A local lumberyard often has "specials"
stacked outside their main entrance. In this case it
was 1X8 (6ft) shiplapped knotty pine siding. I've
done similar projects, making one or two bookcases
like this; but I decided it'd be nice to try a whole
slew of them, so I picked over the boards and got
enough pieces for fifteen (2ft X 2ft) bookcases.
The basic design is that, for the sides, tops and
bottoms, one of the laps are planed off, leaving a
nice rabbet for attaching the back. (One minor
complications is that the original boards had
roughened backs, which gave a face-side
"orientation" to the boards.) The whole
thing is held together with 4d nails (cut nails, of
course). The center shelf is dadoed into the sides and
each end of the top is rabbetted so top joints could
be cross-nailed together. Finally, the back was of
1/8in luan plywood, nailed into the back-rabbets with
#16 wire nails. (It's amazing how much rigidity the
back adds to the case.)
I made one prototype to make sure I had all the parts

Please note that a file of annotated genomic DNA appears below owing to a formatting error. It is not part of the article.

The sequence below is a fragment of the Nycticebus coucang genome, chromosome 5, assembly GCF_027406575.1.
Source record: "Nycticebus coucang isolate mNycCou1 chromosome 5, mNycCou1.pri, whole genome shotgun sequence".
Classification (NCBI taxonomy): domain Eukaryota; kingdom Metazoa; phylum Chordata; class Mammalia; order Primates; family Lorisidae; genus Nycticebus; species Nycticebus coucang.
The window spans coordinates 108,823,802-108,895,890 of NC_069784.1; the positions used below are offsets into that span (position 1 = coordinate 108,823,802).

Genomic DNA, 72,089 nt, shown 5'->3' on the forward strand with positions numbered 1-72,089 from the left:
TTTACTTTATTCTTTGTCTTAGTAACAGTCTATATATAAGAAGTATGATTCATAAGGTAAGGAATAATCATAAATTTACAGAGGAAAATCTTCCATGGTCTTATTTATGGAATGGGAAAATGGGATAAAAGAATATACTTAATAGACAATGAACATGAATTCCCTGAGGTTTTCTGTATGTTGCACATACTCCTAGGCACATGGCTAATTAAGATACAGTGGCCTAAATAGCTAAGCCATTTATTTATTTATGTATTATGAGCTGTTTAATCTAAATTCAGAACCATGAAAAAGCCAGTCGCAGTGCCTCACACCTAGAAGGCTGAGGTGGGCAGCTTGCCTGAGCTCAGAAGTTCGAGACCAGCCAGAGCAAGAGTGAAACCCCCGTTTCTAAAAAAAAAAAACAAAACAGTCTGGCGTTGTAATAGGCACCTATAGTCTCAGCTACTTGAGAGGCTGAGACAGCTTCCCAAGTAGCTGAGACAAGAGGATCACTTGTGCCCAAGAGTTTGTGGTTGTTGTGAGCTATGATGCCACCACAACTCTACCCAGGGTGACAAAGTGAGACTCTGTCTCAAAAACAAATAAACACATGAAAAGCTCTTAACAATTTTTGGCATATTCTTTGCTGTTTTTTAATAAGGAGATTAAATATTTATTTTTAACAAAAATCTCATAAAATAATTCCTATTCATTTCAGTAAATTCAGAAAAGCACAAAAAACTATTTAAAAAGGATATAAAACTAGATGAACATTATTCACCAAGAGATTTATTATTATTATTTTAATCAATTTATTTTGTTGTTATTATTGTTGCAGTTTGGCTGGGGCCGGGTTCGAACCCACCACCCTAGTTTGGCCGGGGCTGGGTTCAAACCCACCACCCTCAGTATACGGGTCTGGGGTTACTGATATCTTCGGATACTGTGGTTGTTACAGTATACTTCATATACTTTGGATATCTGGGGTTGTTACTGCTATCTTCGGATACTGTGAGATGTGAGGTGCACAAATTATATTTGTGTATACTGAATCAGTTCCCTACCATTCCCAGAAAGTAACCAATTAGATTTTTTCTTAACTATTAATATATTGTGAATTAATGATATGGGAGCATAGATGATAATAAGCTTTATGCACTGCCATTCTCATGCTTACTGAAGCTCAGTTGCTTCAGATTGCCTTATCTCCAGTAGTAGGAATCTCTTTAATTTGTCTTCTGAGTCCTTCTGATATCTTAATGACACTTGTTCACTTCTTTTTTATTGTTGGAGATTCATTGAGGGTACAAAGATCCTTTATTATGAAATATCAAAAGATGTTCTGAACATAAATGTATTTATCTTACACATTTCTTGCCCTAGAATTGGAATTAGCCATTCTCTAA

oriented, the right measurements, etc, and then I went
into "production" mode.
In short, I went through each step (sizing stock,
marking layout, cutting dados, final sizing, attaching
backs, etc.) for all
pieces at a sweep.
I find I really enjoy working like this. For one
thing, aside from usually being much more efficient to
do a "batch job", it's great from an
educational point of view. There's always a little
experimenting with each cut you make. Working through
a dozen such cuts give you that much more of a chance
to see what works for you and to learn from your
mistakes. And then there's that whole "muscle
Anyway, there's certainly nothing fancy about this
work, but it was a lot of fun. Just me down in
the basement with the planes, backsaws, chisels,
hammers and drill. The only electrons coming out of
VPR on the radio. Ah... this is what it's all about.